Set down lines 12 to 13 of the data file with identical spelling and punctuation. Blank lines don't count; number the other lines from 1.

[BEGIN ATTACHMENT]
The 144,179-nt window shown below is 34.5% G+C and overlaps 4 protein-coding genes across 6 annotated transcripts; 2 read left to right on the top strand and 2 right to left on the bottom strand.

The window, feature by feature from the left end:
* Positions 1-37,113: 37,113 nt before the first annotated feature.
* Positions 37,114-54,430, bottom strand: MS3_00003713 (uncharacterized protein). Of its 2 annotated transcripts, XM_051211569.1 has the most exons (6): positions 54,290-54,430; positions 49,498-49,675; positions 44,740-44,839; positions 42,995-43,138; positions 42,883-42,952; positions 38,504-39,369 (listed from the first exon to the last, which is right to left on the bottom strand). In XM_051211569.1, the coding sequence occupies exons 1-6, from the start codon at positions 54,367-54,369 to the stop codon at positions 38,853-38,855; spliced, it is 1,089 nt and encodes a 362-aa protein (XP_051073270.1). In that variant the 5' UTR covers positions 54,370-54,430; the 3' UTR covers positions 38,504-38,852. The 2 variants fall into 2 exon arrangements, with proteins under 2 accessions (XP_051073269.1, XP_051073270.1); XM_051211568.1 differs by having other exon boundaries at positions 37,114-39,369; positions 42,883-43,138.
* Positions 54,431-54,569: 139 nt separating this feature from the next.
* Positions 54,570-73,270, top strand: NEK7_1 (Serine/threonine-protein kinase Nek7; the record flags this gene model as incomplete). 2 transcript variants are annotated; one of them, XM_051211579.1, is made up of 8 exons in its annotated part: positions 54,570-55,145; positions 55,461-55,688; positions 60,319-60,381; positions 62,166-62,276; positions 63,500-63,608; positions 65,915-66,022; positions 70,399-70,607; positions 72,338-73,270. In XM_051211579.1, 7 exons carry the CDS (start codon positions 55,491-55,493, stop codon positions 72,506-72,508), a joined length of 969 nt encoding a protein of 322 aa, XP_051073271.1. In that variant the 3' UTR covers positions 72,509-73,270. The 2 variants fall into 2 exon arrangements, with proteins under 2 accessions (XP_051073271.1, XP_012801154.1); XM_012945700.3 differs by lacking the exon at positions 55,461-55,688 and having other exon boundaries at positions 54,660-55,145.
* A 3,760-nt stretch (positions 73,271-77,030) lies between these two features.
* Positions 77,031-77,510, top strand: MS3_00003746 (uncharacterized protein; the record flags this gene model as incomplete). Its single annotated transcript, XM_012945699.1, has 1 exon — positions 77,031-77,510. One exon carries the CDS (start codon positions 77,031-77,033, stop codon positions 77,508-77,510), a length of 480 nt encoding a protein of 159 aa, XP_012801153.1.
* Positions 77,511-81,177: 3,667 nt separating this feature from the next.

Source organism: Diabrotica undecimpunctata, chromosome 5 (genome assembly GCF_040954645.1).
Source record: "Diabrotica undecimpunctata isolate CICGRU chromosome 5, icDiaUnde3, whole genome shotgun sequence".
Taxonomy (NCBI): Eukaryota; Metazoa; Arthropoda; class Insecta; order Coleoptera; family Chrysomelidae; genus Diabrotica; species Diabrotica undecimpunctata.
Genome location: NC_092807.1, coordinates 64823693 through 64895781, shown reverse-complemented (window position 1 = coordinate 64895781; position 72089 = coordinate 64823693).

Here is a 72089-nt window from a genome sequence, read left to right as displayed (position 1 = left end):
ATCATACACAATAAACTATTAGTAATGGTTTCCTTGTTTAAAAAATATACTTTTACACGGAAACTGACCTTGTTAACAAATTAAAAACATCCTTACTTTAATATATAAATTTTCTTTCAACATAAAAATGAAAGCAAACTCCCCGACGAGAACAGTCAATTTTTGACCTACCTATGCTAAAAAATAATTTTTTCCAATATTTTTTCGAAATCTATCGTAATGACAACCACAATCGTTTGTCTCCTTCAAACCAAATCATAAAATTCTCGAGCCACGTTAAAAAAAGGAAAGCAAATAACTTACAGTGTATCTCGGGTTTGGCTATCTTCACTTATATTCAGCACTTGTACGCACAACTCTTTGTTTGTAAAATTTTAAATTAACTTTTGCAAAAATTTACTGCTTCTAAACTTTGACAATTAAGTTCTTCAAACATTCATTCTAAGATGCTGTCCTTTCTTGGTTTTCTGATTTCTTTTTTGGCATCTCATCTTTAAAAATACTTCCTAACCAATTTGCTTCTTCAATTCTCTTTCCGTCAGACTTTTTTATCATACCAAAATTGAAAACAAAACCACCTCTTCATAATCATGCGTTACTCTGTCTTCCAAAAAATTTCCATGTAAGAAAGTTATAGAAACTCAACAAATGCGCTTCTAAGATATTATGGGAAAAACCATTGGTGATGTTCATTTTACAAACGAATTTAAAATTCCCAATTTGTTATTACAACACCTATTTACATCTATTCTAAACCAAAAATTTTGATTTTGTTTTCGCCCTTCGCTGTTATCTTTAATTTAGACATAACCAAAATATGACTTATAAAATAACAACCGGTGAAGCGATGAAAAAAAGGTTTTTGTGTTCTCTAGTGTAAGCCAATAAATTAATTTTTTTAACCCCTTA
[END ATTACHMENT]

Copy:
Taxonomy (NCBI): Eukaryota; Metazoa; Arthropoda; class Insecta; order Coleoptera; family Chrysomelidae; genus Diabrotica; species Diabrotica undecimpunctata.
Genome location: NC_092807.1, coordinates 64823693 through 64895781, shown reverse-complemented (window position 1 = coordinate 64895781; position 72089 = coordinate 64823693).